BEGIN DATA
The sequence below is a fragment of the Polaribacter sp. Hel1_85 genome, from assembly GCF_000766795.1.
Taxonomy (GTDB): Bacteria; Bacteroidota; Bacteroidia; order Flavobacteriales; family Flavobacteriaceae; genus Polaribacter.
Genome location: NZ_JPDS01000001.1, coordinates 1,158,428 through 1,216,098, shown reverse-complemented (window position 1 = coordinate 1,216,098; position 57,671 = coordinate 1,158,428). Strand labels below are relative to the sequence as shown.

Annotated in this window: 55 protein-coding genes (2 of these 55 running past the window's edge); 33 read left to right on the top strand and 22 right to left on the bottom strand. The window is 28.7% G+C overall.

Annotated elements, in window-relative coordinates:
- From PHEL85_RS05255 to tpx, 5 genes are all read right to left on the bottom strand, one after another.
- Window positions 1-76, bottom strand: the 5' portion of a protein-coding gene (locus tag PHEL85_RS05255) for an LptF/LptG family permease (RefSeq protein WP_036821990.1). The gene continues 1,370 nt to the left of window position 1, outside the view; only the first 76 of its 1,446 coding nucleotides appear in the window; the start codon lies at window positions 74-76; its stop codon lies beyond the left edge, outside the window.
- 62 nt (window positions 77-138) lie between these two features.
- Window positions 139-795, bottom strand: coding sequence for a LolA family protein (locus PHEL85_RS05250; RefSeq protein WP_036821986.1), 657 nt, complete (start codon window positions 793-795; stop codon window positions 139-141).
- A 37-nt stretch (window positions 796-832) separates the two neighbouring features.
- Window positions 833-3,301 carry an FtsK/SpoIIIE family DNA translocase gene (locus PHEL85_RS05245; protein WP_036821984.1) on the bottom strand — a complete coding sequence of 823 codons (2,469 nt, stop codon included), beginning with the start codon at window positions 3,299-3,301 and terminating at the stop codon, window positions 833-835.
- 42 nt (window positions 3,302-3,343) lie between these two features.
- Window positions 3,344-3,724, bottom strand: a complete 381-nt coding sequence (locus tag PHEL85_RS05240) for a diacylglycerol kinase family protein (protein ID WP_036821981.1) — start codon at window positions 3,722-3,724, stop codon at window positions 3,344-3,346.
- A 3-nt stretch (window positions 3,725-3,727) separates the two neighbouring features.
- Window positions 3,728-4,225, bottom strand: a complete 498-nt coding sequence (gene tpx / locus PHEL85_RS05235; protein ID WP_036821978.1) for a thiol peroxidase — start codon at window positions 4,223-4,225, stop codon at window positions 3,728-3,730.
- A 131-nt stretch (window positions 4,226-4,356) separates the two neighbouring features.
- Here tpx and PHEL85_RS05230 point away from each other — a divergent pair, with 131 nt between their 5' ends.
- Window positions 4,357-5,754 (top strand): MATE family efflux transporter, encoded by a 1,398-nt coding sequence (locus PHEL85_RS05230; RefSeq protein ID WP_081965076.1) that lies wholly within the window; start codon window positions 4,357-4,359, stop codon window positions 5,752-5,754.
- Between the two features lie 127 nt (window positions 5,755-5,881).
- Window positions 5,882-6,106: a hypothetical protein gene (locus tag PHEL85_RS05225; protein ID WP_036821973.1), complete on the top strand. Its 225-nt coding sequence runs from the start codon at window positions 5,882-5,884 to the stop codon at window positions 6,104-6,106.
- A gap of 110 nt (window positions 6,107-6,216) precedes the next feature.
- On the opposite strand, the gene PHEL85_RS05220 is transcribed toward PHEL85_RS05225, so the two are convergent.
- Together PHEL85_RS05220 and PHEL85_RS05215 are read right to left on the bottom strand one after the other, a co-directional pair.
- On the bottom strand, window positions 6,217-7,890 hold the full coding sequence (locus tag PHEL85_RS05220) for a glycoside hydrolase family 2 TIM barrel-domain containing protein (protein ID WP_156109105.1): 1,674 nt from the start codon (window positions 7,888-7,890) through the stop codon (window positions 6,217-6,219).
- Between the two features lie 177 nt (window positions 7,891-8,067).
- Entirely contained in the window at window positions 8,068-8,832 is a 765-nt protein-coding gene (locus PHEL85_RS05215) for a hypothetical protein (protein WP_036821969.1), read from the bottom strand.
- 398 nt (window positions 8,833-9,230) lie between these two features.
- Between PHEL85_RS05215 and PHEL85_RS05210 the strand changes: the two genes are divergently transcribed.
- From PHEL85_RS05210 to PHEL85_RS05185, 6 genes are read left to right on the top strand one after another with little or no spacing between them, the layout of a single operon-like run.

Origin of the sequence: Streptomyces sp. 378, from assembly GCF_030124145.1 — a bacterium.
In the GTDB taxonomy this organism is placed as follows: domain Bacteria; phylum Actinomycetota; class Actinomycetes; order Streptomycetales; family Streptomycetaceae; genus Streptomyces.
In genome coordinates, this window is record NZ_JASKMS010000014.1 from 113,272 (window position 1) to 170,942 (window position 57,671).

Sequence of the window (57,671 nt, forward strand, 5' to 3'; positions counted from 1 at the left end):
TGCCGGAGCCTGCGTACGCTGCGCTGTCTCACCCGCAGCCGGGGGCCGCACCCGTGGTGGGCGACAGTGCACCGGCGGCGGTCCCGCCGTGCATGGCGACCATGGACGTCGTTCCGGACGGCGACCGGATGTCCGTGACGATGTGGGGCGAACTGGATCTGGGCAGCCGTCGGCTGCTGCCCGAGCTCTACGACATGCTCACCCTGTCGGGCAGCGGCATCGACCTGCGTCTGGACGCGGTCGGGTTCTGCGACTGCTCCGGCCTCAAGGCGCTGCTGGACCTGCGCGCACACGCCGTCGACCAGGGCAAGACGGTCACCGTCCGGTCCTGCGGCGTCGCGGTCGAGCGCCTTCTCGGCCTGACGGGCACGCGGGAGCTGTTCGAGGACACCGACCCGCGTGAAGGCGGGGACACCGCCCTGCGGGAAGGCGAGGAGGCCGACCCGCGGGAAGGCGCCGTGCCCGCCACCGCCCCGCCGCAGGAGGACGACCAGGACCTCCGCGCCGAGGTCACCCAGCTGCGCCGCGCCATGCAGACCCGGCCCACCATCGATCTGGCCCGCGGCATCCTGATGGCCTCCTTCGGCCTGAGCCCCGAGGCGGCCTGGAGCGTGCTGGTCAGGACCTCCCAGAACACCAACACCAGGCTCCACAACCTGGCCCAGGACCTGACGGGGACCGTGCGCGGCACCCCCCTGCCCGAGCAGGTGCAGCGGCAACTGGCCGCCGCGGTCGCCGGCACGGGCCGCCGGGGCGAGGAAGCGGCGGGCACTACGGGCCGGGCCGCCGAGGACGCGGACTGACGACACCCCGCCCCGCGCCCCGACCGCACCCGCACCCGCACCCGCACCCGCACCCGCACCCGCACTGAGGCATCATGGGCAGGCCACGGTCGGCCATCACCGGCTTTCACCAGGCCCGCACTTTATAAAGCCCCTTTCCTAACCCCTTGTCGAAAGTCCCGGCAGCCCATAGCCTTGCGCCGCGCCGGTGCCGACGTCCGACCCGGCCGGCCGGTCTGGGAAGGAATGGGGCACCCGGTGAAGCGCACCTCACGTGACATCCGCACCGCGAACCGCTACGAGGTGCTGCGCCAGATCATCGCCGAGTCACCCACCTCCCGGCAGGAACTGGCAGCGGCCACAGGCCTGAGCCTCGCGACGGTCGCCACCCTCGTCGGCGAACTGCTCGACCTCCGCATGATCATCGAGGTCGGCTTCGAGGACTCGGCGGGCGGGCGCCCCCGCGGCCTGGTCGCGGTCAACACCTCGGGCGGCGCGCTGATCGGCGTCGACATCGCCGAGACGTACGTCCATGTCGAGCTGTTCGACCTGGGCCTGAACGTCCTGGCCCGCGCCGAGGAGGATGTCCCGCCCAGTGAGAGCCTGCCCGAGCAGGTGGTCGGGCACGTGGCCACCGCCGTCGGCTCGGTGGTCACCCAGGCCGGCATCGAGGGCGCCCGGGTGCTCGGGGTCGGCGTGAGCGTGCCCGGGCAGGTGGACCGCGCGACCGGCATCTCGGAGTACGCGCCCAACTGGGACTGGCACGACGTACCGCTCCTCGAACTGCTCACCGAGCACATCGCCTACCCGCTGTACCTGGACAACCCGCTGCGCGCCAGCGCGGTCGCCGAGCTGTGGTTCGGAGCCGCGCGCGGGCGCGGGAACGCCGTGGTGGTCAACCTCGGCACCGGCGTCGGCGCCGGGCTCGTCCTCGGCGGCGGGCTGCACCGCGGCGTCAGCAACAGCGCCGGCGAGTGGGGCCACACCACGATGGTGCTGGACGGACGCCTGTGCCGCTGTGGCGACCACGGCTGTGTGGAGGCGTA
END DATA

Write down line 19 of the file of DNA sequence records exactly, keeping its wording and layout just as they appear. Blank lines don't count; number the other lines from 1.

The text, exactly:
- Between the two features lie 127 nt (window positions 5,755-5,881).